• teaching to listen (AKA don’t interrupt)
    ————
    Oh, let’s see, there are so many. . .

    How about the time when son #2 was staring at a dinner guest? So much so, that said dinner guest got uncomfortable enough to ask why son was staring.

    Son blurted, “You’ve got rhinosaurus eyes!”
    ——-
    Or the time (same son), unbeknownst to me, decided to start chucking rocks in a public garden (Keukenhof) and hit some poor French lady in the head. . .

  • This isn’t really “manner” related, but is close enough to the subject matter that I’m going to tell you about it. When our second son was little, he couldn’t pronouce his “R’s”, so when he talked he sounded a lot like Elmer Fudd. The summer that he was 2 or 3 we attended a family reunion. One evening the entire family decided to go to Pizza Hut for dinner. Our son was seated at the end of the table in a high chair. Everyone was talking and laughing and ignoring the little guy when all of a sudden his voice bellows:
    “WHERE’S MY FORK AND KNIFE?!” Only it didn’t sound like that because of the “R” problem. It sounded like,
    “WHERE’S MY F****** KNIFE?!”
    Not only did our entire family stop and turn their heads, so did everyone else in the restaurant. Then suddenly the room burst into laughter.
    Our son is 19 now and is still to this day being teased about his foul mouth.

  • Teach the boys to hold the door open, to to open the door for a lady, to carry packages for the lady, and when you are driving somewhere with a woman, to get out and open the car door for her.

    *****

    Horror story…

    We had just moved out to the country. Our landlords had Amish boys over all the time, helping mow, weed, and do general fix-it stuff. My children(4 and 6 at the time) had to go to the bathroom, so instead of coming in…….they let the poor Amish boys see what they were doing. They also decided to sunbathe…in their undies…in front of the same poor Amish boys.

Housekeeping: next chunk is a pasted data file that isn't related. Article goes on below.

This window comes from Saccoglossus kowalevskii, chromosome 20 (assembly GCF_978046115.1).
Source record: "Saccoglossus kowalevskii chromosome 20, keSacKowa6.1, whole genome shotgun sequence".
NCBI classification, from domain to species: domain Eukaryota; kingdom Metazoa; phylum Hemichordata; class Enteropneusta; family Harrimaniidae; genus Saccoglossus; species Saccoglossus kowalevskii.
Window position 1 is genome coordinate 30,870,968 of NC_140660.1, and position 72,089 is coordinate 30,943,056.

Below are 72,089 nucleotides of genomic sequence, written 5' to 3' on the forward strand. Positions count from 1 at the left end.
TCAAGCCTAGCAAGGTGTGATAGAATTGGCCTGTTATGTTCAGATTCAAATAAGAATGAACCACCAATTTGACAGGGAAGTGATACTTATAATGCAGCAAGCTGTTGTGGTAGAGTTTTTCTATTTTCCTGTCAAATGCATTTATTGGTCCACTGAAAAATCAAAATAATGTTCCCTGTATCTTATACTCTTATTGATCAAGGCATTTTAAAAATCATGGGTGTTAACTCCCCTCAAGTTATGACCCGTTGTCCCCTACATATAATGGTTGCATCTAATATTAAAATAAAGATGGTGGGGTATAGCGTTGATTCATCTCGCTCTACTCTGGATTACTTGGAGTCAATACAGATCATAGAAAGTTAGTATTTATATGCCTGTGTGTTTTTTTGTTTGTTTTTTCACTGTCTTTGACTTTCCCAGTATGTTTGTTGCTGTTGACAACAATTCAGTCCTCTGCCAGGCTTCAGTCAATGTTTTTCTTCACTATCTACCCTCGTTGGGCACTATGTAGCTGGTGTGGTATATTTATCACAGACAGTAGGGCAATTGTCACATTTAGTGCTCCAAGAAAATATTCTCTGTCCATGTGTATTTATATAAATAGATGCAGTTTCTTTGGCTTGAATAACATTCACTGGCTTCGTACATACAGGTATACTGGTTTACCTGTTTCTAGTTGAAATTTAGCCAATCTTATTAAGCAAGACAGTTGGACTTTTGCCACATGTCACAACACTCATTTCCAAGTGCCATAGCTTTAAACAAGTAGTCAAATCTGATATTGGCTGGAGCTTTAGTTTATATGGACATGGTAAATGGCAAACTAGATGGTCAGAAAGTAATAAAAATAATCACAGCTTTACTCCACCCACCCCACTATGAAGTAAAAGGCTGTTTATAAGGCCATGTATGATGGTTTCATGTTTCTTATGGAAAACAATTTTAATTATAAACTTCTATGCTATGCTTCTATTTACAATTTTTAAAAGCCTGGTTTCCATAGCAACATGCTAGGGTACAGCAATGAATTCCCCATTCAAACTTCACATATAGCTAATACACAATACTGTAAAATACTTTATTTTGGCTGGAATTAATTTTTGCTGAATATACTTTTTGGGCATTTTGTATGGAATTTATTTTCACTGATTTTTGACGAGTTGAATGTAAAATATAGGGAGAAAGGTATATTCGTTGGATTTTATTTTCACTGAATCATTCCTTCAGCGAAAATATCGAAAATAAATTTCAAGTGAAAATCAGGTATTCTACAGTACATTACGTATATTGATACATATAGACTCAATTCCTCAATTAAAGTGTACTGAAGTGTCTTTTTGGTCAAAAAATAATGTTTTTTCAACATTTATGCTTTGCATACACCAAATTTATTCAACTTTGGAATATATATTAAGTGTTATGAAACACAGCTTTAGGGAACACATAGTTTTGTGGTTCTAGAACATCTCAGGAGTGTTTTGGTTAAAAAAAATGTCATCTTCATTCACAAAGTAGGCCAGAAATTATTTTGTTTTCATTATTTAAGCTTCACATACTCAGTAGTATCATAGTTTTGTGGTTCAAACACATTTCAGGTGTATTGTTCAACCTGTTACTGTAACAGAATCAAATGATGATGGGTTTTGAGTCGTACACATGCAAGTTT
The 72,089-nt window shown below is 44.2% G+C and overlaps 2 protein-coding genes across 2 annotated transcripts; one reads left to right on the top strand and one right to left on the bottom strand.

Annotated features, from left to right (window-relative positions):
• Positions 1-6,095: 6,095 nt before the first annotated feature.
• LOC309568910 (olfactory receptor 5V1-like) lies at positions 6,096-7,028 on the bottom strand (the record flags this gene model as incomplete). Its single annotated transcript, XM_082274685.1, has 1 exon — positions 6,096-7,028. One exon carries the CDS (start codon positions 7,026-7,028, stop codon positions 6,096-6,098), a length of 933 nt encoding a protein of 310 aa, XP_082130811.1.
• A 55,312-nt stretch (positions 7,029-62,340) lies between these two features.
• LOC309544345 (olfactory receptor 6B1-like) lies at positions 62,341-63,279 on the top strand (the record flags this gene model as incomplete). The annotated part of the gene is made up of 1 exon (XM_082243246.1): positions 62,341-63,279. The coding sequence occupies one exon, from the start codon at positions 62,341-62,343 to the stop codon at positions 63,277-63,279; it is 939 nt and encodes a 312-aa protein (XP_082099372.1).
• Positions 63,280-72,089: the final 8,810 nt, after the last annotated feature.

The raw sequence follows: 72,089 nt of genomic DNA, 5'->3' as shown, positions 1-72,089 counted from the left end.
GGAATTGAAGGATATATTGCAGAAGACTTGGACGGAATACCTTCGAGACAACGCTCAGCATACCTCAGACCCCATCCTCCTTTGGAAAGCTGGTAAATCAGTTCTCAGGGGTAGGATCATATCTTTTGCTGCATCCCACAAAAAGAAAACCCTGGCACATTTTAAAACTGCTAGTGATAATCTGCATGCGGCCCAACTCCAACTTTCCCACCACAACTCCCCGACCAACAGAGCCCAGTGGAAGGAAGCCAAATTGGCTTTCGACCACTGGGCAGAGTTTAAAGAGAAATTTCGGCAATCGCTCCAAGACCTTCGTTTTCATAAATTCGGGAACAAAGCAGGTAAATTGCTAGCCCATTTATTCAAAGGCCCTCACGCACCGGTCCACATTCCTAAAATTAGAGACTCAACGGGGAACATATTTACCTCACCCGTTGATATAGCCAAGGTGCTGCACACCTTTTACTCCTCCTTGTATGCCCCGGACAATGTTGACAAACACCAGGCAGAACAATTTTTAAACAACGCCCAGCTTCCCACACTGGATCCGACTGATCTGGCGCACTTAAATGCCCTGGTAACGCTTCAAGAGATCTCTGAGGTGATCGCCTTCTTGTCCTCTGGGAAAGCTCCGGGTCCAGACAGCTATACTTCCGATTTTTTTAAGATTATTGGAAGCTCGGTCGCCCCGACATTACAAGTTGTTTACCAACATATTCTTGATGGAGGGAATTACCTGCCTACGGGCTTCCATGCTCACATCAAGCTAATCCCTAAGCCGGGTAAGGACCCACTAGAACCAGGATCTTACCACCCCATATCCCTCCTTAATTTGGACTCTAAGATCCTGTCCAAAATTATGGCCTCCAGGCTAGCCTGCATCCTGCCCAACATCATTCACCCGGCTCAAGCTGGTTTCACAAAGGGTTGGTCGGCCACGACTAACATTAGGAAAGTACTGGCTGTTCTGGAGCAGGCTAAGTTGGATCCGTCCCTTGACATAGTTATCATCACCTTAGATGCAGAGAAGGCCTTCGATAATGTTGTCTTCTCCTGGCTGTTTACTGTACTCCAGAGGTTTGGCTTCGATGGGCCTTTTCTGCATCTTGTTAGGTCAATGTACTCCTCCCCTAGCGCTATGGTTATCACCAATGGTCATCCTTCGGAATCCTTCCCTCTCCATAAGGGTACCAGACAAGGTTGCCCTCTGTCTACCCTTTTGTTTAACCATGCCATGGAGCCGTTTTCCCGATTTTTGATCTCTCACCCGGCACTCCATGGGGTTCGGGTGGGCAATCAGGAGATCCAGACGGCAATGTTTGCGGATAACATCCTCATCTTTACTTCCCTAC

Those Amish boys will never be the same.

  • One of my pet peeves is guests who refuse to eat the food you have served. I am ashamed to admit that I still feel a little peeved when I remember preparing a special, favorite salad for a guest, who was in her 30’s at the time. She proceeded to pick out and eat all the shrimp and left all the rest of the ingredients untouched. She and her son are often picky about their food. This behavior has nothing to do with any allergies, by the way.

    My husband and I are working hard to teach our children to graciously try food that they don’t care for. Believe me, this has not been easy, and I understand how my children feel because I was a picky eater as a child. But we are trying to prepare them for effective ministry as adults. How can we bring the love of Jesus to an unbeliever when we have just sat at their table and refused to eat their food? Learning this skill is a long process, but we are beginning to see fruit. I have watched our children honor their hosts by eating a little of a food I know they do not like, then look over at me with a little smile.

  • When I did a study on manners with my nephew I used the Manners Made Easy by June Hines Moore. I was SO excited when I saw she had a section on shaking hands properly, and introducing people to one another.

    He still struggles with this, but is getting better.

    I also agree with the “Yes, Ma’am/Sir”, “No Ma’am/Sir” thing. My nephew does remember to say this to everyone though. Well, he does have to be corrected for not saying to us, go figure…